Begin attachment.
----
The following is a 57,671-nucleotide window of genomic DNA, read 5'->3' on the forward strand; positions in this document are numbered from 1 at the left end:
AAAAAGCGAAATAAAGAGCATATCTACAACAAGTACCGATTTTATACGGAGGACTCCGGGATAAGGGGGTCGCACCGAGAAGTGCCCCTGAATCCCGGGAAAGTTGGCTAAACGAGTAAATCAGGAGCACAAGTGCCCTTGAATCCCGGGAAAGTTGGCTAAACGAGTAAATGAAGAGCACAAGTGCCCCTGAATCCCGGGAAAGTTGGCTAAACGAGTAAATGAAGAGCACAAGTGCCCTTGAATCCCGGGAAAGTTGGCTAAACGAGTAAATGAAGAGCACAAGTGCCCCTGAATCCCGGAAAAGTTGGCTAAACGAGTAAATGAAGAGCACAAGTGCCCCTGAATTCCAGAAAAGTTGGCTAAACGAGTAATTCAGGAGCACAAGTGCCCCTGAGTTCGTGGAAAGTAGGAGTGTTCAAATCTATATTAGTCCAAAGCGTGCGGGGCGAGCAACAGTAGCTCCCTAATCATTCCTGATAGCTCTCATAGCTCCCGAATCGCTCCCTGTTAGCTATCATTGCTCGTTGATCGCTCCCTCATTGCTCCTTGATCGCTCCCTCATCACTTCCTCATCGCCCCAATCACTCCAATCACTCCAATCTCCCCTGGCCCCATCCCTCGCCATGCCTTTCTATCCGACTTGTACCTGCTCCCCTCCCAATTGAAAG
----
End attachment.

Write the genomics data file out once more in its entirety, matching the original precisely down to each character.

The following is a 57,671-nucleotide window of genomic DNA, read 5'->3' on the forward strand; positions in this document are numbered from 1 at the left end:
AAAAAGCGAAATAAAGAGCATATCTACAACAAGTACCGATTTTATACGGAGGACTCCGGGATAAGGGGGTCGCACCGAGAAGTGCCCCTGAATCCCGGGAAAGTTGGCTAAACGAGTAAATCAGGAGCACAAGTGCCCTTGAATCCCGGGAAAGTTGGCTAAACGAGTAAATGAAGAGCACAAGTGCCCCTGAATCCCGGGAAAGTTGGCTAAACGAGTAAATGAAGAGCACAAGTGCCCTTGAATCCCGGGAAAGTTGGCTAAACGAGTAAATGAAGAGCACAAGTGCCCCTGAATCCCGGAAAAGTTGGCTAAACGAGTAAATGAAGAGCACAAGTGCCCCTGAATTCCAGAAAAGTTGGCTAAACGAGTAATTCAGGAGCACAAGTGCCCCTGAGTTCGTGGAAAGTAGGAGTGTTCAAATCTATATTAGTCCAAAGCGTGCGGGGCGAGCAACAGTAGCTCCCTAATCATTCCTGATAGCTCTCATAGCTCCCGAATCGCTCCCTGTTAGCTATCATTGCTCGTTGATCGCTCCCTCATTGCTCCTTGATCGCTCCCTCATCACTTCCTCATCGCCCCAATCACTCCAATCACTCCAATCTCCCCTGGCCCCATCCCTCGCCATGCCTTTCTATCCGACTTGTACCTGCTCCCCTCCCAATTGAAAG